WASHINGTON (CBSMiami/AP) — Quarreling and confusion marked the Senate hearing Tuesday for Supreme Court nominee Brett Kavanaugh, with politically charged arguments about White House documents and process getting as much attention as the role the conservative judge would likely play in shaping rulings on abortion, executive power and other national issues.
Strong Democratic opposition to President Donald Trump’s nominee reflected the political stakes for both parties just two months before congressional elections. The Democrats, including several senators poised for 2020 presidential bids, tried to block the proceedings over Kavanaugh records being withheld by the White House. Republicans in turn accused the Democrats of turning the hearing into a circus. And protesters shouted out frequent and persistent disruptions from the audience.
After hours silently listening to the partisan exchanges, Kavanaugh rose to be sworn in and give opening remarks. He stressed the court’s independence at a time when Democrats say he was picked because Trump believes the judge’s expansive views of executive power will help the president in investigations.
“Our independent Judiciary is the crown jewel of our constitutional republic,” Kavanaugh told the senators. “The Supreme Court is the last line of defense for the separation of powers and the rights and liberties guaranteed by the Constitution.”
He said, “The Supreme Court must never, never be viewed as a partisan institution.”
The 53-year-old judge choked up when talking about his family, particularly his parents, and drew chuckles from the room in naming all the girls he coaches on his daughter’s basketball team.
Democrats raised objections to the nomination from the moment Chairman Chuck Grassley gaveled the Judiciary Committee to order. Several, including Kamala Harris of California, Cory Booker of New Jersey and Amy Klobuchar of Minnesota, all potential presidential contenders, demanded that Republicans delay the hearing. They railed against the unusual vetting process by Republicans that failed to include many documents from three years Kavanaugh worked in the George W. Bush administration, and 100,000 more pages withheld by the Trump White House. Some 42,000 pages were released on the evening before of the hearing.
“We cannot possibly move forward, Mr. Chairman, with this hearing,” said Harris at the top of proceedings. Grassley disagreed.
As protesters repeatedly interrupted the session, Republican Sen. Ted Cruz, who is fighting for his own re-election in Texas, apologized to Kavanaugh for the spectacle he said had less to do about the judge’s legal record than Trump in the White House.
“It is about politics,” said Cruz. “It is about Democratic senators re-litigating the 2016 election.”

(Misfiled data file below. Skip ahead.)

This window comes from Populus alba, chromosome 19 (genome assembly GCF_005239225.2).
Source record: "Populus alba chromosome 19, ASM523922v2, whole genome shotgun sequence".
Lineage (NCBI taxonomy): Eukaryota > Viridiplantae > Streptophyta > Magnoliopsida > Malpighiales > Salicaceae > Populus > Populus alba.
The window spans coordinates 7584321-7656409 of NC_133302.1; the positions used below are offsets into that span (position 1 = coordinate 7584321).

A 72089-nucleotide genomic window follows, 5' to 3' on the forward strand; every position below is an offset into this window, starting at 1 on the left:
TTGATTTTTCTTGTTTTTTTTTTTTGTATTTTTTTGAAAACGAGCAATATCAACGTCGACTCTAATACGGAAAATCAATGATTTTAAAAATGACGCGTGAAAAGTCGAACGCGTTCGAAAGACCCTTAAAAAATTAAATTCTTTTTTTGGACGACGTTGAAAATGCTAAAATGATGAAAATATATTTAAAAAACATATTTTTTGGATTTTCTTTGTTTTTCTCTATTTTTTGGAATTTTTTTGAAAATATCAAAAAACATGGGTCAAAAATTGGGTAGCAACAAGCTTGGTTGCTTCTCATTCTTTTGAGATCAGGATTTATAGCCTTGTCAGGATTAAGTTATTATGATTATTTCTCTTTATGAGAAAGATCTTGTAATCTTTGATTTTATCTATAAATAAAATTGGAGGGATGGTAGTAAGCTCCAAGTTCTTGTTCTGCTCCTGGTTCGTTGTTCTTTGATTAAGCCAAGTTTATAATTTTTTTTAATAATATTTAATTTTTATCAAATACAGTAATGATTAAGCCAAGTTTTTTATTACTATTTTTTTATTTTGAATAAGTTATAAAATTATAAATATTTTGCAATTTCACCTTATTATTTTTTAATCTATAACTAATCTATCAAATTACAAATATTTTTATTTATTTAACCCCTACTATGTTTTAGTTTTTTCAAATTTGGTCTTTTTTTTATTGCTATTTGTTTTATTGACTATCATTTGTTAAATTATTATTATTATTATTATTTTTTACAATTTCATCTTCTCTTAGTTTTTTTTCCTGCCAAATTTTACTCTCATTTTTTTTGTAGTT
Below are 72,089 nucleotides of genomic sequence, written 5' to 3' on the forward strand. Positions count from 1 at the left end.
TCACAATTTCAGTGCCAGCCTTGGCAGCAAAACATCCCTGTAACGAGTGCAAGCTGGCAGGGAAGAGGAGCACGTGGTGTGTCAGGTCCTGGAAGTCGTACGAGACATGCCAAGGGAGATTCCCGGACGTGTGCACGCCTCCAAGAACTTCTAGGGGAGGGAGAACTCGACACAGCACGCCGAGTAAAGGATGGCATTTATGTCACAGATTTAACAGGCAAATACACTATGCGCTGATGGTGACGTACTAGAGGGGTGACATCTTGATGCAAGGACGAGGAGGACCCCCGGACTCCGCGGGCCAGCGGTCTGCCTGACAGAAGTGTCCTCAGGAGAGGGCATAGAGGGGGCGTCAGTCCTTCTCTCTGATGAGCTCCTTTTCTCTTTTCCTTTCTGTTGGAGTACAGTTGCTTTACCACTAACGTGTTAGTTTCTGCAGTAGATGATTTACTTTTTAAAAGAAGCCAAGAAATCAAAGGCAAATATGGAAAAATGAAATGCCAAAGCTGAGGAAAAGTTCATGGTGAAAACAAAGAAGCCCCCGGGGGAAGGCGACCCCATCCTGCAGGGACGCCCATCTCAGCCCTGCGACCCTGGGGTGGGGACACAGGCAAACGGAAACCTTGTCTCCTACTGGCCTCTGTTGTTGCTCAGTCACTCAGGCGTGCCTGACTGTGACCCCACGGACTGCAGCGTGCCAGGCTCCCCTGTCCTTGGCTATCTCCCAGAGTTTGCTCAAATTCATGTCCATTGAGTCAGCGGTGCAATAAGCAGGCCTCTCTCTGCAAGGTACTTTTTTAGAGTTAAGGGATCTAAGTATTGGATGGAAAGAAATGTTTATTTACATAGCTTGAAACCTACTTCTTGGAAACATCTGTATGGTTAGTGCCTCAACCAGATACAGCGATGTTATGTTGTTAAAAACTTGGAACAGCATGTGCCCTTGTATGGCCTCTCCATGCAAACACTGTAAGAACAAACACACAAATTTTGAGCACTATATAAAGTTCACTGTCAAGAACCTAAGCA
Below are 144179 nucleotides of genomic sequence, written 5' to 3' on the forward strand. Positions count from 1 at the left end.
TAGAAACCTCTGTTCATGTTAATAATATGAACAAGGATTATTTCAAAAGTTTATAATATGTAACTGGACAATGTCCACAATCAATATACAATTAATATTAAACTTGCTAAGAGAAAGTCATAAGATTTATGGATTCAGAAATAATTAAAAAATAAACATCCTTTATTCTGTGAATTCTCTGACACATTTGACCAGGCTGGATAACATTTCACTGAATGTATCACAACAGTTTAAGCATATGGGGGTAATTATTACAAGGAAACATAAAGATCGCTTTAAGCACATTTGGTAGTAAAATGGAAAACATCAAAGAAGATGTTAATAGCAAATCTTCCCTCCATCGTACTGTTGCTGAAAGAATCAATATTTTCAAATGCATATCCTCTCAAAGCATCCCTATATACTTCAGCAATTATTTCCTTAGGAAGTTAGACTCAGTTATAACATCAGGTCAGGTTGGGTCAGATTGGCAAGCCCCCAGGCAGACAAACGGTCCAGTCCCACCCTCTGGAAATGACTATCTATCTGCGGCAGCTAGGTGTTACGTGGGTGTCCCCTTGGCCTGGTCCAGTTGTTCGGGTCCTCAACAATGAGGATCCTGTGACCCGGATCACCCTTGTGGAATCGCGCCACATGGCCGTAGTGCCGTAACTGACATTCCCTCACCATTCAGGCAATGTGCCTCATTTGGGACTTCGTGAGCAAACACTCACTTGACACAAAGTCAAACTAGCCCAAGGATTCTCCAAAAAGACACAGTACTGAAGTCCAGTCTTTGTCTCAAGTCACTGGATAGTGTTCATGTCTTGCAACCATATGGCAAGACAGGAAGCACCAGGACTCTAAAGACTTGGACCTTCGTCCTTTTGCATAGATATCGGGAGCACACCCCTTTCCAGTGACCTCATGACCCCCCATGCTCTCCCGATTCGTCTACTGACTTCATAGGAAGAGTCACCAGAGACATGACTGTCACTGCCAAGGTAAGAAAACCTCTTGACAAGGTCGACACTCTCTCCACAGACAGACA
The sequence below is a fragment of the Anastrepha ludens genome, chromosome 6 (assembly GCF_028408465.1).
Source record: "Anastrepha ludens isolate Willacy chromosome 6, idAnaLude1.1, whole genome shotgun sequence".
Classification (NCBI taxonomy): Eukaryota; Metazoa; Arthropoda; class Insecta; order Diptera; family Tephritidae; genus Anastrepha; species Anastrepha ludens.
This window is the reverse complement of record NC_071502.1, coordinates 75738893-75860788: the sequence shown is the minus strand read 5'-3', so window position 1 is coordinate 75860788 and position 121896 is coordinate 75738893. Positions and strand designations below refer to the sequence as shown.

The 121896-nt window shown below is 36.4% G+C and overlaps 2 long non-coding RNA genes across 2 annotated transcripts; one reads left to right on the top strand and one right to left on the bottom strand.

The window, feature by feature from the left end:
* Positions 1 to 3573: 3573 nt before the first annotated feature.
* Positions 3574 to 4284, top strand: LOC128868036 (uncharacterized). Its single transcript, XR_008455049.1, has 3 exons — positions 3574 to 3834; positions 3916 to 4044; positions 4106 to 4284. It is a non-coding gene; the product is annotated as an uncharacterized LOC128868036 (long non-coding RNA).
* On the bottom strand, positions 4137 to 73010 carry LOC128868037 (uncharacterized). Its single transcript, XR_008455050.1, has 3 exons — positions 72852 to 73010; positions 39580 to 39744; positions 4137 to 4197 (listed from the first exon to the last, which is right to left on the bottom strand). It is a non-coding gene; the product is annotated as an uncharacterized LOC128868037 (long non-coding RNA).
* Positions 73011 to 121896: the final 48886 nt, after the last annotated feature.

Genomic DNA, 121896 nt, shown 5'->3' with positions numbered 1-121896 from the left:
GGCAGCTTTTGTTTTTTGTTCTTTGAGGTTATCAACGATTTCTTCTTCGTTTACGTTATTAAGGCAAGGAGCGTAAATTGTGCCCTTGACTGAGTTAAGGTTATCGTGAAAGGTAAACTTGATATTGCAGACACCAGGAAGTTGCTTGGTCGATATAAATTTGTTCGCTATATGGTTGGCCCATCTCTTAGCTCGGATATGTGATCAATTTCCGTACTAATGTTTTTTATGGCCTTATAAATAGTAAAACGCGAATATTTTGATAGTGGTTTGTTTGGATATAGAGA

Republicans’ slim 51-49 majority in the Senate was bolstered during the hearing by the announcement from Arizona that Gov. Doug Ducey was appointing Jon Kyl, the former senator, to fill the seat held by the late Sen. John McCain. With majority Republicans appearing united, Democrats appear to have dim prospects of blocking Kavanaugh’s confirmation.
As senators spoke, Kavanaugh occasionally sipped water and took notes. He was invited to introduce his parents, wife and children, who sat through much of the outbursts before being escorted out of the room.
Sen. Richard Blumenthal, D-Conn., made several motions to adjourn, saying if the confirmation continued, “this process will be tainted and stained forever.”
Grassley denied all requests to postpone, defending the document production as the most open in history. He said the chaotic scene was something he’d “never gone through” in 15 past confirmation hearings.
More than two dozen protesters disrupted the hearing at several points and were removed by police. “This is a mockery and a travesty of justice,” shouted one woman. “Cancel Brett Kavanaugh!” Others shouted against the president or to protect abortion access.
Outside the room, women wearing red robes and white bonnets inspired by “The Handmaid’s Tale” made their way through the Senate office building.
As patience thinned, Sen. John Cornyn, R-Texas, denounced what he called the “mob rule.” Struggling to speak over protesters, Sen. Orrin Hatch, R-Utah, said: “These people are so out of line they shouldn’t be in the doggone room.”
But Sen. Dick Durbin, D-Ill., told Kavanaugh that the opposition being shown at the hearing reflected the concern many Americans have over Trump’s “contempt of the rule of law” and the judge’s own expansive views on executive power.
“It’s that president who’s decided you are his man,” Durbin said. “Are people nervous about this … concerned about this? Of course they are.”
The panel’s top Democrat, Sen. Dianne Feinstein, described the hearing’s “very unique circumstances.”